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Grassi, S.1; Guerrini, F.2; Ciabatti, E.2; Salehzadeh, S.2; Domenichini, C.2; Di vita, A.2; Tarrini, G.2; Metelli, M. R.3; Benedetti, E.3; Caracciolo, F.3; Petrini, M.3; Galimberti, S.2

doi: 10.1097/01.HS9.0000562336.34592.73
Poster Session II: Acute myeloid leukemia - Biology - translational research

1Medical Biotechnologies, University of Siena, Siena

2Clinical and experimental medicine, University of Pisa

3Hematology Unit, S.Chiara Hospital, Pisa, Italy

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The screening of isocitrate dehydrogenase 1 and 2 (IDH1 and IDH2) mutations plays an important role in categorization of acute myeloid leukemia (AML) and can drive ab initio the treatment strategy due to the introduction of IDH inhibitors, ivodesinib and enadisenib, in the clinical practice. IDH2 mutations are found in about 20% of AML patients; they are single-nucleotide variants involving the arginine hotspots R140 or R172. Prognostic assessment of IDH2 mutations is still controversial, but the introduction of enadisenib leads the possibility to use IDH2 as a marker of minimal residual disease (MRD), nevertheless the stability and suitability of this marker is not still confirmed (Petrova et al., 2018). Sanger sequencing is the gold-standard method for detection, but it is not quantitative and it has limited sensitivity (15%). Various allele-specific qPCR methods have been developed, based on the amplification refractory mutation system PCR techniques.

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We set a new multiplex ddPCR method to detect IDH2 mutations, then used at diagnosis and as tool for MRD detection.

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A “drop-off” ddPCR FAM/HEX Assay (Biorad®) method was used as basis for setting the new technique for IDH2 mutations detection (ddIDH2 G&G). “Drop-off” requires a single pair of probes to detect and quantify different mutations in a single reaction: the FAM-labeled probe binds a reference sequence distant from the target but still within the same amplicon, while the HEX probe binds the wild-type sequence in the target site. In a 2D-plot wild-type samples present signals from both FAM and HEX probes, while the mutated ones display only the FAM signal. This method reached a sensitivity of 2x10-3. As qPCR assay, the qBiomarker Somatic Mutation PCR Assay kit was employed (Qiagen®).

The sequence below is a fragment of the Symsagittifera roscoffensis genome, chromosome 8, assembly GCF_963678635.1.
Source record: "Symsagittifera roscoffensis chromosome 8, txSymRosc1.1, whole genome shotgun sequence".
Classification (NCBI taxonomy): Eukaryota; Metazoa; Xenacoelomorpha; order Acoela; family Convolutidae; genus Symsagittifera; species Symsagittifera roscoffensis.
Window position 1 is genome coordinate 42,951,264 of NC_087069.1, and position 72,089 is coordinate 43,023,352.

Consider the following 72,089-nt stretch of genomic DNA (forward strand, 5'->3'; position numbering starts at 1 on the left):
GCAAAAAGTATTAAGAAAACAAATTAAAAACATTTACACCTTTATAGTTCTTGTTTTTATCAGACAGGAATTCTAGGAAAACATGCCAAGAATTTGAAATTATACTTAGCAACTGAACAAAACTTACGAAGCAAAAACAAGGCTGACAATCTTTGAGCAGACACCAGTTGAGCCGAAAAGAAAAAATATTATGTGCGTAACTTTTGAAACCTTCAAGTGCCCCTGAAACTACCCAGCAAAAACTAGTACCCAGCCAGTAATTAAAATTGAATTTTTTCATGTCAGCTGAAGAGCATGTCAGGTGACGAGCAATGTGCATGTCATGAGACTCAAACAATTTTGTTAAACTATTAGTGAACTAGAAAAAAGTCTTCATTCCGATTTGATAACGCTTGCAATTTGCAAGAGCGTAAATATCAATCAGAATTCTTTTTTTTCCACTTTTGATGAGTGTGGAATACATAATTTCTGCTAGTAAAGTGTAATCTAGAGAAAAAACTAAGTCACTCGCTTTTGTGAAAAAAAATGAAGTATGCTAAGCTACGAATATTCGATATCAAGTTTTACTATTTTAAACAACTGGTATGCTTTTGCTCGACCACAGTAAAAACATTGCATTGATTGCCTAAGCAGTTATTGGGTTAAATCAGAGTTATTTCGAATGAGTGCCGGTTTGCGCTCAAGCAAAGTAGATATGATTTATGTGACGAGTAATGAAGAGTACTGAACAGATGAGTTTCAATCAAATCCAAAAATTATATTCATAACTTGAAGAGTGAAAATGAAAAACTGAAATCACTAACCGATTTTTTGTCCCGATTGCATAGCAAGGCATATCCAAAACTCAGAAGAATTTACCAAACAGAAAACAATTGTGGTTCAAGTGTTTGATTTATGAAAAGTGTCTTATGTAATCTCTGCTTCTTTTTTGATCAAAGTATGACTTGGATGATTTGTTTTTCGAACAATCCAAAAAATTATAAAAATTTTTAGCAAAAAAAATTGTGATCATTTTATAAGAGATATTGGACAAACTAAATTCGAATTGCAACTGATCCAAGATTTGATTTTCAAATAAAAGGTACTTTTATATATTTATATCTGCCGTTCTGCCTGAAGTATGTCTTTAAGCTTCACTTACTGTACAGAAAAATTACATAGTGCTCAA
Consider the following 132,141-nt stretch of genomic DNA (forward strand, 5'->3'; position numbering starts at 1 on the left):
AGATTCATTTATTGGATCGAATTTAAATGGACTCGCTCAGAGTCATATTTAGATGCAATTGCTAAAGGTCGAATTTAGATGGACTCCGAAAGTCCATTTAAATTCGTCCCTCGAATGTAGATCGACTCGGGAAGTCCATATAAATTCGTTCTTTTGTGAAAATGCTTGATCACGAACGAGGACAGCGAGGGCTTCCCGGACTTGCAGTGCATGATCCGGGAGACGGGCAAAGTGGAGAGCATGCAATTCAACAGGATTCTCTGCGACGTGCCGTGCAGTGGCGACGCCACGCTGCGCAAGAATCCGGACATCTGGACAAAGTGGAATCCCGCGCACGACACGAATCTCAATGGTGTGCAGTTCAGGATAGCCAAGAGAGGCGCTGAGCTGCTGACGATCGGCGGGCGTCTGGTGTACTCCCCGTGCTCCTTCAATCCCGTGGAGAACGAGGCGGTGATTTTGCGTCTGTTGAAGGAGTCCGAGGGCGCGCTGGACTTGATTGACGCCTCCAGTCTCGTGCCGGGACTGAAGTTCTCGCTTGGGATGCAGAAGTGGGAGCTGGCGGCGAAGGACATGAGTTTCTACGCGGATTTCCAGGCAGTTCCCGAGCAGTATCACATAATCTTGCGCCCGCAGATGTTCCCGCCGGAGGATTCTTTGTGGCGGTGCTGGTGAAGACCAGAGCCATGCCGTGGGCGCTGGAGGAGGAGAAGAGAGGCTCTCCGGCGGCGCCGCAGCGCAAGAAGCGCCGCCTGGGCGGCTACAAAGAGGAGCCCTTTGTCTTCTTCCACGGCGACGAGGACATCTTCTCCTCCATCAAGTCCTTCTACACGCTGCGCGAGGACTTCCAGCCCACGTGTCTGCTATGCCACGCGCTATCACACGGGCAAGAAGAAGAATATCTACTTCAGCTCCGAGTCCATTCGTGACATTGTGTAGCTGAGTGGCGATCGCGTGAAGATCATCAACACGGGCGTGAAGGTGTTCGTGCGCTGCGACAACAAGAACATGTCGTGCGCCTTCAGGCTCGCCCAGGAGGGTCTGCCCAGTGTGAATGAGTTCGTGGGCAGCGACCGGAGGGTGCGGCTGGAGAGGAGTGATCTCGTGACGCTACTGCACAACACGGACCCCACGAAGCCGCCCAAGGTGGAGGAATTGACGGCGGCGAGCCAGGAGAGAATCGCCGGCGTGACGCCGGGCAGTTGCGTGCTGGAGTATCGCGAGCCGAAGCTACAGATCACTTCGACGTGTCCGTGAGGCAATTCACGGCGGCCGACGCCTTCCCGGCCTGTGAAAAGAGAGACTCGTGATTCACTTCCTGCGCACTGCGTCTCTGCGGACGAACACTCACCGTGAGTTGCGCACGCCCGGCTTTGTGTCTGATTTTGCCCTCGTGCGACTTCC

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At diagnosis, we identified 11/60 (18.3%) IDH2-mutated patients, 9 carrying the R140Q and 2 had R172K mutation. The median mutational burden was 13.7% (range 0.4%>44%); it did not correlate with blasts percentage or histotype. Interestingly, Sanger sequencinq was not able to identify mutations in 5 out of the 11 cases already positive by qPCR, probably because of their low mutational burden (0.4-12%). In our series of patients, the IDH2 mutational status did not significantly impact on survival, neither on the achievement of the clinical response after treatment. We also performed ddPCR in follow-up samples after induction and consolidation therapy in 4 IDH2 mutated patients (2 CRMRD-, 1 CRMRD+ and 1 resistant). In the CRMRD- patients the IDH2 allele burden was reduced and became negative, such as NPM1 and WT1 markers and they remained in remission; in the resistant one the IDH2 status correlated with WT1 and FLT3 persistence; in the CRMRD+ patient the IDH2 mutation was 0% while the MRD positivity was still detected by NPM1 and WT1 test (30% and 100 copies respectively). This last patient relapsed, confirming NPM1 as a good predicting marker.

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We demonstrated that the ddIDH2 G&G method could represent a valid tool for detecting and quantifying IDH2 mutations, even in the MRD setting. Our results about MRD are very preliminary, but suggest that the application of ddPCR to IDH2 mutations is today a hot matter of debate. Finally, it is relevant that the sensitivity of our method is really promising, being higher than that of Sanger and comparable to that of qPCR.

Copyright © 2019 The Authors. Published by Wolters Kluwer Health Inc., on behalf of the European Hematology Association.